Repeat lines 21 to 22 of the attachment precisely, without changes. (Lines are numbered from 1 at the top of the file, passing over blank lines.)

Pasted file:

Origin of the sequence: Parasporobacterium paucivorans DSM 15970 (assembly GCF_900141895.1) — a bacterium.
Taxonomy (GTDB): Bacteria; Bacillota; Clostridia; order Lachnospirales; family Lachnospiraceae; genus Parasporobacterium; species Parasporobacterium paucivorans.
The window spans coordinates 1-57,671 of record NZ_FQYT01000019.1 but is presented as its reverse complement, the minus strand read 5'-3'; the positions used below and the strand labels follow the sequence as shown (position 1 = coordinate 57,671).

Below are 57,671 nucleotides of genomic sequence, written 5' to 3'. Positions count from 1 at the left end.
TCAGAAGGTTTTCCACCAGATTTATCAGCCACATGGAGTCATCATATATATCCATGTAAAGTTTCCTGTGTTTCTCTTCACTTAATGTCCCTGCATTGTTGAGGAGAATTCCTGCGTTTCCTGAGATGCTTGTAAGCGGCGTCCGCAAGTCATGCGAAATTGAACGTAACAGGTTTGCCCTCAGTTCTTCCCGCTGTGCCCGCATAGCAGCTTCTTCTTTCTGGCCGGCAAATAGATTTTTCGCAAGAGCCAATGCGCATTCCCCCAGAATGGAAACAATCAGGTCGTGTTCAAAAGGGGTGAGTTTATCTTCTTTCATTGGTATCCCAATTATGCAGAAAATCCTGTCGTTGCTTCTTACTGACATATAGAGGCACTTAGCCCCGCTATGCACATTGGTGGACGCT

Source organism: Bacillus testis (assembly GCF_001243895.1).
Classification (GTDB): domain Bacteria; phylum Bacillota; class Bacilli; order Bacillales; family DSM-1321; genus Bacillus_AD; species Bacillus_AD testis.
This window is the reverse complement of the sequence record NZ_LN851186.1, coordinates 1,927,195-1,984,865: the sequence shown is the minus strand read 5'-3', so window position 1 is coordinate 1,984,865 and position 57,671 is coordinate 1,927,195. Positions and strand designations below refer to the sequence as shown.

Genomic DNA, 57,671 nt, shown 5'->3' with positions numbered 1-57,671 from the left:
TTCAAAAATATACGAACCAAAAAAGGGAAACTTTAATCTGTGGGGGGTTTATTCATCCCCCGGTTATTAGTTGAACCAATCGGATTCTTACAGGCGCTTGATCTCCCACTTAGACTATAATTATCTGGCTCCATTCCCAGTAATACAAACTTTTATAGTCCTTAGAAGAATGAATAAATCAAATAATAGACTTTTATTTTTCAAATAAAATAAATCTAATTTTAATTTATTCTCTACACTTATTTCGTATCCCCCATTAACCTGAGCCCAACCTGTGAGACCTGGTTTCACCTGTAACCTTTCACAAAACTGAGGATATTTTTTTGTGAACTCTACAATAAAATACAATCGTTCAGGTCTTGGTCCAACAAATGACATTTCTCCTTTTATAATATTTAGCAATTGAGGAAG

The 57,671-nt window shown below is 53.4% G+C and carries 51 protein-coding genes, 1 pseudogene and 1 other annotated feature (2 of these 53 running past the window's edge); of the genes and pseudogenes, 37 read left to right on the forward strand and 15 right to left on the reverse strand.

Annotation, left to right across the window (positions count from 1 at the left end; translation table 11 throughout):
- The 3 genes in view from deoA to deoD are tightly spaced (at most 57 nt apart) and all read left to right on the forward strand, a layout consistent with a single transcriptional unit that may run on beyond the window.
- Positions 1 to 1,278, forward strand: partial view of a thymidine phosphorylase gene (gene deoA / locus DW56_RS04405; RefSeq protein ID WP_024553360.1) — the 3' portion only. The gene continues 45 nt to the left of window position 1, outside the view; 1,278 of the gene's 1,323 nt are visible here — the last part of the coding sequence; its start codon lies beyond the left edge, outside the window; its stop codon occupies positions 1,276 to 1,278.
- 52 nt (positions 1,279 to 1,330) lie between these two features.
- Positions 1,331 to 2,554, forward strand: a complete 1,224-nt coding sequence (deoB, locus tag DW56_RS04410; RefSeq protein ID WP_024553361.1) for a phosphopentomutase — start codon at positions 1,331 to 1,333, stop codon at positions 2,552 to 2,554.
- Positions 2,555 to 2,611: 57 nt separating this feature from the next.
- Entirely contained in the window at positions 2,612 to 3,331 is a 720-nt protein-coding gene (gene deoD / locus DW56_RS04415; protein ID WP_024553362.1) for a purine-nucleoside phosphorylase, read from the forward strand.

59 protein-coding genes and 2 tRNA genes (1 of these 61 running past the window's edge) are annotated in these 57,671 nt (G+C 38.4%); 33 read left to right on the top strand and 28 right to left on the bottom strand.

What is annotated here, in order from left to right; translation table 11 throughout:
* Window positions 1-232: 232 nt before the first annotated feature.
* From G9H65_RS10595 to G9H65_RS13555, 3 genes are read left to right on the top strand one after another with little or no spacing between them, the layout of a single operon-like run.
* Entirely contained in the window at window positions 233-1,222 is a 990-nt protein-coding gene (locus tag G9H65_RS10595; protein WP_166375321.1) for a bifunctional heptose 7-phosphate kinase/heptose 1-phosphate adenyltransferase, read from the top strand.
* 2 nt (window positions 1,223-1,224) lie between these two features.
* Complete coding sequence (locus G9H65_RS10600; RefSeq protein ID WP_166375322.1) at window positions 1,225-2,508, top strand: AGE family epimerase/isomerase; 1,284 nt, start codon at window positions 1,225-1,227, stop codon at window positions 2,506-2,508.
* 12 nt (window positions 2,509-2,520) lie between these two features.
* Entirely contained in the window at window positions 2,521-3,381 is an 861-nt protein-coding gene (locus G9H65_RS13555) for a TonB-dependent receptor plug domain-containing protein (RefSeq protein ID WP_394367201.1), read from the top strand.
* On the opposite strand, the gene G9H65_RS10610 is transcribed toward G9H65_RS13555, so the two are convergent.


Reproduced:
* Window positions 1-232: 232 nt before the first annotated feature.
* From G9H65_RS10595 to G9H65_RS13555, 3 genes are read left to right on the top strand one after another with little or no spacing between them, the layout of a single operon-like run.